Theme Three:  Only in recognizing the strengths of all does the community succeed.  Everyone has different strengths, and it is easy to value some above others.  You can see this in something as simple as the pay disparities between star athletes and performers and top philosophers and educators.  While all these groups have natural talents and then spent years of their time, energy, and effort to become the best in their fields, the pay scales are not close to comparable.  In an example closer to home, think about the facilities and resources that the typical high school dedicates to the football team versus the math team.  Before anyone jumps all over me or athletics or the entertainment industry, these are important things.  A society deprived of them is one without a release mechanism, without a way to express emotions, and one that takes itself overly seriously.  That being said, education and innovation are what keeps us making new discoveries, moving forward, and prevents stagnation.  These are all important things, but discussing them can be a very personal swell as a politically and emotionally charged conversation.  A book like The Gammage Cup provides the opportunity to discuss them in a safer environment, one without the politics or emotion, and come to conclusions before having to apply them to the real world.  Backdoor-ing these topics is often a much more effective method than running at them head-on.

A Bonus Reason:  While The Gammage Cup is over fifty years old and some adults may have encountered it many years ago, it is one that the vast majority of students will never have read before.  It is a fun story with lots of quirks and puns that will make you and your students laugh–there’s the enemy, the Mushrooms (because they are short, fat, and grey like mushrooms, plus they smell kind of like the fungus), the characters go on pick-licks not picnics (because you pick what you want to eat and then lick your fingers), and every “acceptable” poem is set to the beat and rhyme structure of “Mary Had a Little Lamb,” just to name a few.  Embrace this fun and quirkiness with your classes, and The Gammage Cup is a very enjoyable read in addition to a chance to discuss some very important themes.

Teach On!


Third, Fourth, Fifth, Sixth, Seventh, Eighth, Ninth, Tenth, Eleventh, Twelfth, Homeschooler, Staff, Not Grade Specific -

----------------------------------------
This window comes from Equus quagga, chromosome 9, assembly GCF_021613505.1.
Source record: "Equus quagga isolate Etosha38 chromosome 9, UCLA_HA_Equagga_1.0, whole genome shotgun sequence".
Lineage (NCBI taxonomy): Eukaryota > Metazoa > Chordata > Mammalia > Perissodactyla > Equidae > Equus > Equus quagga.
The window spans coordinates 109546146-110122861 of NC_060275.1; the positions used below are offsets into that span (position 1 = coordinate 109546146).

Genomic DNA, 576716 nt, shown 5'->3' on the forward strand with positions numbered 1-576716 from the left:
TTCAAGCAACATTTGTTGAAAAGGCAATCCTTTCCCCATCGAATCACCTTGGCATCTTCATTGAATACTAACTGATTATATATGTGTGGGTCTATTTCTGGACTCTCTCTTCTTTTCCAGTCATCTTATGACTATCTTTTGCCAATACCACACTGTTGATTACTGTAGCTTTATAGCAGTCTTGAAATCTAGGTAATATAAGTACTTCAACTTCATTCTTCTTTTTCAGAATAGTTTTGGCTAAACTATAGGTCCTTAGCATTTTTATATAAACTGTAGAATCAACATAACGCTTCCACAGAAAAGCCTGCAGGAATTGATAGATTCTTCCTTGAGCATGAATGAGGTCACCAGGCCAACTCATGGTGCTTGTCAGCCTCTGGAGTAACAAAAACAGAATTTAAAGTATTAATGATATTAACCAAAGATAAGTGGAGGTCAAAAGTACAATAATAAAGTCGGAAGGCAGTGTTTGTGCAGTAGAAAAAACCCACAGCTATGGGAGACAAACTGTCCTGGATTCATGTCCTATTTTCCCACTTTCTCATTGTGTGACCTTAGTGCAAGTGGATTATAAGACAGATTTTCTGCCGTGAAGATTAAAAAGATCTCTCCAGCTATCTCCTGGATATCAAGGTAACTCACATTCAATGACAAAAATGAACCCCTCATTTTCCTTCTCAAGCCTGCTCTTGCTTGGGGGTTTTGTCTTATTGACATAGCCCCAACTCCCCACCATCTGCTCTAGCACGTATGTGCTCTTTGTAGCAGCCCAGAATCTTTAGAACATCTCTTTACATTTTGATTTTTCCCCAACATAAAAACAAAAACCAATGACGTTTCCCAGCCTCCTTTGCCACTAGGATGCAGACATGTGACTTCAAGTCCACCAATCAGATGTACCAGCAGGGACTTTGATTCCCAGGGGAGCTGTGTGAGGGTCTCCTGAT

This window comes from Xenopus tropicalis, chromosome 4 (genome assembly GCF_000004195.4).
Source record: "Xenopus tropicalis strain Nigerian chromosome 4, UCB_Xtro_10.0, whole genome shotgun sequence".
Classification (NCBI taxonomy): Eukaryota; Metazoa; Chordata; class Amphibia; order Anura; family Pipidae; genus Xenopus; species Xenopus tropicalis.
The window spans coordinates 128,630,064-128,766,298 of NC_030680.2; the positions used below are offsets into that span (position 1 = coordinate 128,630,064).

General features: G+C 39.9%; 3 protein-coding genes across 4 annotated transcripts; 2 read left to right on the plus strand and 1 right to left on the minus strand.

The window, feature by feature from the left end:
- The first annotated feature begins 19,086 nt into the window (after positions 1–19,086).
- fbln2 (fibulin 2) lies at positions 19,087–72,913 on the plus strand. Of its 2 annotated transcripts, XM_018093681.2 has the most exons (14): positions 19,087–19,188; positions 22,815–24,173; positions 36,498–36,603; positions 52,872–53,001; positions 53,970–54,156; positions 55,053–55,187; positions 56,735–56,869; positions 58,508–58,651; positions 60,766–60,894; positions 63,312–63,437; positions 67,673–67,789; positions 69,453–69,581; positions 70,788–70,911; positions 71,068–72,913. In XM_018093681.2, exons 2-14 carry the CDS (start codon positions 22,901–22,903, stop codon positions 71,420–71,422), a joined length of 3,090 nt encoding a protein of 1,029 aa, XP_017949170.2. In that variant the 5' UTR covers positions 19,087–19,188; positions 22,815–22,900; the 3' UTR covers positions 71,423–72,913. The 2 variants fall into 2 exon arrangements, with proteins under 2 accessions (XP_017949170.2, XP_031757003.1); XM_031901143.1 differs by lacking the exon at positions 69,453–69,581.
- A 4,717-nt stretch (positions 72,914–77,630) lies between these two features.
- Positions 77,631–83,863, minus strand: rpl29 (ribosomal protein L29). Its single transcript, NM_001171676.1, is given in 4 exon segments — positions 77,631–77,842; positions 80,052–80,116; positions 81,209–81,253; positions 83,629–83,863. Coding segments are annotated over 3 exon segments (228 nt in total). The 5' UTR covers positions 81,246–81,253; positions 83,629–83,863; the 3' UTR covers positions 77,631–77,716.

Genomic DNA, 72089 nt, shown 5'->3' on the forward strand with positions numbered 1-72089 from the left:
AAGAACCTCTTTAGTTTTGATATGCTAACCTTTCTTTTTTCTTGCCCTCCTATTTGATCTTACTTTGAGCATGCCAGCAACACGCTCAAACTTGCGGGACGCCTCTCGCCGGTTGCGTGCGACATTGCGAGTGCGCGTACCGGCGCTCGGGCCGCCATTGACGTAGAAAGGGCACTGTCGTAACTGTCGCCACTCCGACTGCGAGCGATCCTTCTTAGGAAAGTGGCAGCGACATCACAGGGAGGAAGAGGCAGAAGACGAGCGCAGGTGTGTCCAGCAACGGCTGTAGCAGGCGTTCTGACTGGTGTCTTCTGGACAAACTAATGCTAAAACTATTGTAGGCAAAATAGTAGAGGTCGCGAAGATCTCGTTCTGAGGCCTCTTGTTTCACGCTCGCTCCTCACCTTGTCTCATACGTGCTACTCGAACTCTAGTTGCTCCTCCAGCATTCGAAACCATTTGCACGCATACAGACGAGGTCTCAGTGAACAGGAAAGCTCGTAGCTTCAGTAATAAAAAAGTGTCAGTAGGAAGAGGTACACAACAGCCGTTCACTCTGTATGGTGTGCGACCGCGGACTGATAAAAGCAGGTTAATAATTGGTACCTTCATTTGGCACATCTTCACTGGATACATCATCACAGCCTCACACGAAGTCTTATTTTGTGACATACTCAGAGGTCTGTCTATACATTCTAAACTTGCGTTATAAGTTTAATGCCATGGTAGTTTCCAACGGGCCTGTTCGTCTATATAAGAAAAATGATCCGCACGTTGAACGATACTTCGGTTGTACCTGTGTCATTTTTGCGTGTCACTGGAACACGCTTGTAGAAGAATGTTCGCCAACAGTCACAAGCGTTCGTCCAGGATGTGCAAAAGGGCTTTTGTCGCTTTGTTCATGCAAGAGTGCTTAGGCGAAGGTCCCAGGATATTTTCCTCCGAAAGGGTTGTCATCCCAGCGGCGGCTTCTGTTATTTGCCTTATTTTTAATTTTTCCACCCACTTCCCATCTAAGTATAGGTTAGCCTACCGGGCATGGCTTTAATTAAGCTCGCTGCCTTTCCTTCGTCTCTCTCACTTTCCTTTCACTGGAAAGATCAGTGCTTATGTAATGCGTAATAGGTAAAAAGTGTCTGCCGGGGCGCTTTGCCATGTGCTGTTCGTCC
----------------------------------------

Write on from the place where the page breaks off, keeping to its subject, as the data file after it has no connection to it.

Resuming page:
This Week’s Featured Product

Full Unit Bundle for The Gammage Cup
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This complete bundle has everything you need to teach a great unit on The Gammage Cup by Carol Kendall.  Buy the bundle and save!  For more details or to purchase this product, click here!


This Week’s Journal Questions

For the teacher:    What makes your teaching different from others?  Why is this beneficial to your students?

For the student:  What makes you unique?  Why is this such a wonderful thing?


A Recipe from My Kitchen:

Cold Garden Pasta Salad

pasta salad
Great on a hot summer evening or for a picnic lunch!


  • 1/2 pound uncooked pasta, shape of your choosing
  • 1-2 cups cherry tomatoes
  • 1-2 cucumbers (I use the pickling kind because I grow those in my garden, but the smooth-skinned slicing kind with work here too.)
  • 1/2 medium onion, diced into small pieces
  • 1/4 cup shredded parmesan cheese
  • 2 Tablespoons fresh basil, minced
  • 1 Tablespoon fresh oregano, minced
  • 1/8 cup olive oil (approximate)
  • 1/8 cup balsamic vinegar (approximate)
  • salt and pepper to taste
  • Hint:  No amounts in this recipe are firm.  I don’t measure anything when I make it.  I use what I have and taste as I go along.


  1. Cook pasta until al dente.  Drain and rinse.  Set aside.
  2. Cut your tomatoes, cucumbers, and onions.  Shred your cheese.  Mince your herbs.  Mix all these with your noodles.
  3. Add oil, vinegar, salt, and pepper and toss until well-coated.  Use more or less of these ingredients, to taste.
  4. Serve room temperature or cold.